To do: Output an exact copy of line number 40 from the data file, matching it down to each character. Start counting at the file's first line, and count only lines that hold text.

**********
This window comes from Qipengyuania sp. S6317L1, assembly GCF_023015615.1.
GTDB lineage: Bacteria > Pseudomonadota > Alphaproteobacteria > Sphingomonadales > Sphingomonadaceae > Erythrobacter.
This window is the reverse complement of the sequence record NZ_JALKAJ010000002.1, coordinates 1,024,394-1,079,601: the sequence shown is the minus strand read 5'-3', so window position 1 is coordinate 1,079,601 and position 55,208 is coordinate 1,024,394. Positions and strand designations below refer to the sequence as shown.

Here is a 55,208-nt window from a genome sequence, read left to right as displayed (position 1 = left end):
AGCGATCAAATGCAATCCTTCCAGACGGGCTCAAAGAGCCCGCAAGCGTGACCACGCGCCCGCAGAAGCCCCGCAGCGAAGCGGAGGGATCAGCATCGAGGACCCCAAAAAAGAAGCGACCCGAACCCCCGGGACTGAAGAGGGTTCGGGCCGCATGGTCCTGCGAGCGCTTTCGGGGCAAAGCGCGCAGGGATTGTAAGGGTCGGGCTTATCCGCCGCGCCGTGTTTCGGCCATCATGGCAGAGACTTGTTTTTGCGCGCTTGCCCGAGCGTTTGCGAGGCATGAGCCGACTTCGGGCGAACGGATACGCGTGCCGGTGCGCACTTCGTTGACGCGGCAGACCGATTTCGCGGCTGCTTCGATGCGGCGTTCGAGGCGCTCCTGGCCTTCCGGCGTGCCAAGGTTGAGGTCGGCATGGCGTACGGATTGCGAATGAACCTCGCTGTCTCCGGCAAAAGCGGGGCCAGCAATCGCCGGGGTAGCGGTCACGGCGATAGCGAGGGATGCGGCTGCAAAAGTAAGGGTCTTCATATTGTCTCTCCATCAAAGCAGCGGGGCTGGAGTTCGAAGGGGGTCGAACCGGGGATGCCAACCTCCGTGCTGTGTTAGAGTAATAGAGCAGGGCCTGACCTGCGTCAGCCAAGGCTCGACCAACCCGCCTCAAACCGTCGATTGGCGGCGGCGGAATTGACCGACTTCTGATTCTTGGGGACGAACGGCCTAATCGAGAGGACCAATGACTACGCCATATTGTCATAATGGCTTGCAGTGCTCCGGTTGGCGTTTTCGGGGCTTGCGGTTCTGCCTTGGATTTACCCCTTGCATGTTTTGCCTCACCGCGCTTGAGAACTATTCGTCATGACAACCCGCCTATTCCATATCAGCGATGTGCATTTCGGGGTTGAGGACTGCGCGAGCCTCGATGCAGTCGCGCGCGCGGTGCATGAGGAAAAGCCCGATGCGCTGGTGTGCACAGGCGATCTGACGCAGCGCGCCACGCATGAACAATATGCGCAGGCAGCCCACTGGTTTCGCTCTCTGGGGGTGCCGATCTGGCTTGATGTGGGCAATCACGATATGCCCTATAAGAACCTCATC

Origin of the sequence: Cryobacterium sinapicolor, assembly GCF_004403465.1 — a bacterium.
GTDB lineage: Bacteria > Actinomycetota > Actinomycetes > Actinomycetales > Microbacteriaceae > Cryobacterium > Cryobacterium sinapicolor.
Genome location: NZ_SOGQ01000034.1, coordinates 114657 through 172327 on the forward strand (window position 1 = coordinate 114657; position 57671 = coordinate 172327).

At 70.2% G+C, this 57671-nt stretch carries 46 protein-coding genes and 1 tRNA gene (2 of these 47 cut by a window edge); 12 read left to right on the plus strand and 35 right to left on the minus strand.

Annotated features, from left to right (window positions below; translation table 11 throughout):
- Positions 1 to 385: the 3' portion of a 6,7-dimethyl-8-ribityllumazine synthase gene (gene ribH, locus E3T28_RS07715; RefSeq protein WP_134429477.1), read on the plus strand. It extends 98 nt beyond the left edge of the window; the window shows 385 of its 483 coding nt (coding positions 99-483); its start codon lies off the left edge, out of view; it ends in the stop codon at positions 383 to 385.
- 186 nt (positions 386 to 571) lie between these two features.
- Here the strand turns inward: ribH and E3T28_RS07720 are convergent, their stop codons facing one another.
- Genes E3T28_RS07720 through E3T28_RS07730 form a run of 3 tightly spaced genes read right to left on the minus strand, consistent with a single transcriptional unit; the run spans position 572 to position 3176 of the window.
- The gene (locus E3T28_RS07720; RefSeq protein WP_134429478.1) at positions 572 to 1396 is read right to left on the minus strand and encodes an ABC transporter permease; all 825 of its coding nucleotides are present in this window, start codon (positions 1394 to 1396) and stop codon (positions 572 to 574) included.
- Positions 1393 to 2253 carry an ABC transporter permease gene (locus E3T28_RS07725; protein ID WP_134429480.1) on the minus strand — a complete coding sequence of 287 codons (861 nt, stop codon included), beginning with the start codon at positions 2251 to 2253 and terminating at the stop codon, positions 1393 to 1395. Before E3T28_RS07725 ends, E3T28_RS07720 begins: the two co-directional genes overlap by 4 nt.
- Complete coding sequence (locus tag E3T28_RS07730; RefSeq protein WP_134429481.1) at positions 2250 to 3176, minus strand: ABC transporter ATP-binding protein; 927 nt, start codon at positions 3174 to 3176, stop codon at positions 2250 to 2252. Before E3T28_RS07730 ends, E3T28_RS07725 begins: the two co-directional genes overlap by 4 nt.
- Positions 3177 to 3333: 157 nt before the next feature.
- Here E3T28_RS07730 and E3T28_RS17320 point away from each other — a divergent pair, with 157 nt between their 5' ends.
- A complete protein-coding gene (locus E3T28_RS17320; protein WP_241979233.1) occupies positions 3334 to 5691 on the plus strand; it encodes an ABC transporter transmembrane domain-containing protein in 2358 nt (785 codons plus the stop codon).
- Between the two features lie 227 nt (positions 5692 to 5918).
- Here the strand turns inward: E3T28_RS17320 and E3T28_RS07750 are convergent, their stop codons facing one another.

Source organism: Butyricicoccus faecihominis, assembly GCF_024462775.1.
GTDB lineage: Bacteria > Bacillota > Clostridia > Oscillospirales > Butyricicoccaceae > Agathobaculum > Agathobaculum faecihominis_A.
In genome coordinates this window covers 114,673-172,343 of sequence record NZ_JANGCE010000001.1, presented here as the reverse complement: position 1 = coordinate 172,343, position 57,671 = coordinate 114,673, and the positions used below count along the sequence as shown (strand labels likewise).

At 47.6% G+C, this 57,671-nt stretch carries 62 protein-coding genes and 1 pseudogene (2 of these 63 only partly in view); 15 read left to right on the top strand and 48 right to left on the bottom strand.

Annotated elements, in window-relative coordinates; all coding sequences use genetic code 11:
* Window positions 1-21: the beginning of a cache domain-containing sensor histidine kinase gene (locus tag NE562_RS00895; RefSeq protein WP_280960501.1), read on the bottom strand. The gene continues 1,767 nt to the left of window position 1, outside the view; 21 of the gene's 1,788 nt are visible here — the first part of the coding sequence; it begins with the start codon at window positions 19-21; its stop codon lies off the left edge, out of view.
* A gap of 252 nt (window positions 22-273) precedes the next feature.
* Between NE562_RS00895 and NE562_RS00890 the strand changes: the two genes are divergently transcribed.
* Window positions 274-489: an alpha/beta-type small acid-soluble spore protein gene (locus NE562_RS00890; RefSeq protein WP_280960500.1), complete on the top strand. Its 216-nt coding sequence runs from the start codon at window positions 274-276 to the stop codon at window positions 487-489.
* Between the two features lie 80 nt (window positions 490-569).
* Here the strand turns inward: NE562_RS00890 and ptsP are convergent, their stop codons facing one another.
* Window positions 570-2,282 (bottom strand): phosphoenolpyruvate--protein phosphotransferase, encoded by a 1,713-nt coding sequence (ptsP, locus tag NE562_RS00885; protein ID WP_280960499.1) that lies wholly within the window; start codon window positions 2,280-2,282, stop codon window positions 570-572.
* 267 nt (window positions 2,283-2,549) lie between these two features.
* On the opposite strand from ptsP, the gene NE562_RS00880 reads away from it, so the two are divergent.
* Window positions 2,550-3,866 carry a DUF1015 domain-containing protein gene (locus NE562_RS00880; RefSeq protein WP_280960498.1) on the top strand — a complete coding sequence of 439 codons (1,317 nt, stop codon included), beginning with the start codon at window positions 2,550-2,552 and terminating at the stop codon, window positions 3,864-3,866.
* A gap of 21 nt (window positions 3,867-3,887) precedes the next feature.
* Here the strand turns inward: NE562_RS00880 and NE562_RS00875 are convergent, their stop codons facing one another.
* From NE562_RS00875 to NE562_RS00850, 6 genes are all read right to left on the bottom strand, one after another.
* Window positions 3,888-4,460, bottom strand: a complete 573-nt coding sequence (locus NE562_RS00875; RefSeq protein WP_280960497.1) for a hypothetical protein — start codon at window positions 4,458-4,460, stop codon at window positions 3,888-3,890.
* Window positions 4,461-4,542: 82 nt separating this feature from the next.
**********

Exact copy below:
* From NE562_RS00875 to NE562_RS00850, 6 genes are all read right to left on the bottom strand, one after another.